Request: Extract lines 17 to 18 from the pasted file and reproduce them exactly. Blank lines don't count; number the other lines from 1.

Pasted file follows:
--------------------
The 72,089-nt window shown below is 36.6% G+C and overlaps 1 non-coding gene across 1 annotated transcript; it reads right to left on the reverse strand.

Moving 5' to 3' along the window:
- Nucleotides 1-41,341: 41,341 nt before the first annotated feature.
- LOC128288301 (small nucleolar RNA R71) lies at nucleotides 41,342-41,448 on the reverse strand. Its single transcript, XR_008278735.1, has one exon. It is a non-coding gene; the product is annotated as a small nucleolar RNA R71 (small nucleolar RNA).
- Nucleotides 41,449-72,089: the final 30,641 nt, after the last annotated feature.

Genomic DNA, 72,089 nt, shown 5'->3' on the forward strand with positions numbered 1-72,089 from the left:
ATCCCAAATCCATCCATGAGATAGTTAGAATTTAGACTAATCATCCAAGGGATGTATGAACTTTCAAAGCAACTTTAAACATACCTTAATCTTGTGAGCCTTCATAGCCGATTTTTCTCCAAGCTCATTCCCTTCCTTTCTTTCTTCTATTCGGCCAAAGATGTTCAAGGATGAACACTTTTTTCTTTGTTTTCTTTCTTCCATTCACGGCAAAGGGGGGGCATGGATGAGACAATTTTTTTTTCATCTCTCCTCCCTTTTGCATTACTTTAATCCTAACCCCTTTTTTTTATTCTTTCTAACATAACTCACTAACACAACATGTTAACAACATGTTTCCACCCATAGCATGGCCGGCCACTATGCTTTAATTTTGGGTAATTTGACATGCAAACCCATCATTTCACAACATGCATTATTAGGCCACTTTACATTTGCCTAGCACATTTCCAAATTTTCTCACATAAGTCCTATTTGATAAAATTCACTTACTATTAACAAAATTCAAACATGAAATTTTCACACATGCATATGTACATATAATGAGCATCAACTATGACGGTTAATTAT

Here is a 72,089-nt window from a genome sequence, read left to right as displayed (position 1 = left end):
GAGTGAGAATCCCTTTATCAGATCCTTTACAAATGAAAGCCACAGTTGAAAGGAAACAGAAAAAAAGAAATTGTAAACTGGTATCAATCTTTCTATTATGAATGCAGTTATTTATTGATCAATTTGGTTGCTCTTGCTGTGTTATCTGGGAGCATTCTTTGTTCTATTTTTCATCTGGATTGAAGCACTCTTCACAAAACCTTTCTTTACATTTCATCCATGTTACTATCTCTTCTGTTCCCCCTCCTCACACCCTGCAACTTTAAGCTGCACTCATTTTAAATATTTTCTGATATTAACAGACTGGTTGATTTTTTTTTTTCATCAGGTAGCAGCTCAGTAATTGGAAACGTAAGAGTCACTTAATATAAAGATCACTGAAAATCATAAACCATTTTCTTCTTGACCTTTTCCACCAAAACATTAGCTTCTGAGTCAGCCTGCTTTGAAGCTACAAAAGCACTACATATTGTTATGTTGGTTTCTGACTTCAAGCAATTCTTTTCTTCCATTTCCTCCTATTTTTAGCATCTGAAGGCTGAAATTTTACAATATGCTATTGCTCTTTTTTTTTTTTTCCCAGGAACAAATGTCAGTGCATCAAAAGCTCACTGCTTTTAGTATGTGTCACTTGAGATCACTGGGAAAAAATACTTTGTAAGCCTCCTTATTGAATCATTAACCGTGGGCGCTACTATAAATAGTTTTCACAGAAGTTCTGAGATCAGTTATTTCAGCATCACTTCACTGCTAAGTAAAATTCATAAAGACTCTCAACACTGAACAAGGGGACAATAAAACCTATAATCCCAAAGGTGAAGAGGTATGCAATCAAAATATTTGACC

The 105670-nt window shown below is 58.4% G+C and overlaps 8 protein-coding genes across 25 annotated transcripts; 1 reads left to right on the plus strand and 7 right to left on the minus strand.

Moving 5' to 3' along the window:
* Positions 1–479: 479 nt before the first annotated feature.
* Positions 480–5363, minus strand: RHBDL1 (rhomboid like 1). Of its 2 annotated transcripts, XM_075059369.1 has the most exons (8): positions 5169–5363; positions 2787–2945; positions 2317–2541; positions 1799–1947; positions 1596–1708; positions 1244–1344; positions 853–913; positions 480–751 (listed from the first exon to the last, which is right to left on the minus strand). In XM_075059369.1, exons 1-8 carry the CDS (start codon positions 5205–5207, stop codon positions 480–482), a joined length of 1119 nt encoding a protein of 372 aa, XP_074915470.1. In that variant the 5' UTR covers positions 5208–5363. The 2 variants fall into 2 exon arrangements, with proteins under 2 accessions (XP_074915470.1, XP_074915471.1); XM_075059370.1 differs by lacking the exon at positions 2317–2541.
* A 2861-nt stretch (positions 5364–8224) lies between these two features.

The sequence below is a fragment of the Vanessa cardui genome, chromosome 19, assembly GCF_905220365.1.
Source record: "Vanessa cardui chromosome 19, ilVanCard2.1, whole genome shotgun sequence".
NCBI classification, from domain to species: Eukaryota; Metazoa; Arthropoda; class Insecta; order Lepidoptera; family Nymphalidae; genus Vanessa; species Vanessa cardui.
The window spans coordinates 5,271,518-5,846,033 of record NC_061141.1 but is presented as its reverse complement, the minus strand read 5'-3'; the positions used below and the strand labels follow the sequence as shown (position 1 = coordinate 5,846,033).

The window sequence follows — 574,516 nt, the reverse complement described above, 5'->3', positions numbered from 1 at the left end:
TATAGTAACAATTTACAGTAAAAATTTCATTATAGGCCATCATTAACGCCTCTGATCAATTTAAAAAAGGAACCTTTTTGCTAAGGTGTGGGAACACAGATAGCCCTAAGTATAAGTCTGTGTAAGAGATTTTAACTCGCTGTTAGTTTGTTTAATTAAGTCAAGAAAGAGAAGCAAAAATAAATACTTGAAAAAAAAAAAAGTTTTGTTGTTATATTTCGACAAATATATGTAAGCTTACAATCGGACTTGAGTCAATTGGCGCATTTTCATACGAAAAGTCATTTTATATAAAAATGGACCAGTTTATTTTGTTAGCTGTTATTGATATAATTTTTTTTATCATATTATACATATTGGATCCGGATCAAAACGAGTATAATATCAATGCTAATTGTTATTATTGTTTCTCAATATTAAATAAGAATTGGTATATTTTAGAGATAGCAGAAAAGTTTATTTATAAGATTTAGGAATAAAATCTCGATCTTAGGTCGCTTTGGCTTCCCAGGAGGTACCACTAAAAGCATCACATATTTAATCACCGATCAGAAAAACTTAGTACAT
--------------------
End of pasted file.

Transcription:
NCBI classification, from domain to species: Eukaryota; Metazoa; Arthropoda; class Insecta; order Lepidoptera; family Nymphalidae; genus Vanessa; species Vanessa cardui.
The window spans coordinates 5,271,518-5,846,033 of record NC_061141.1 but is presented as its reverse complement, the minus strand read 5'-3'; the positions used below and the strand labels follow the sequence as shown (position 1 = coordinate 5,846,033).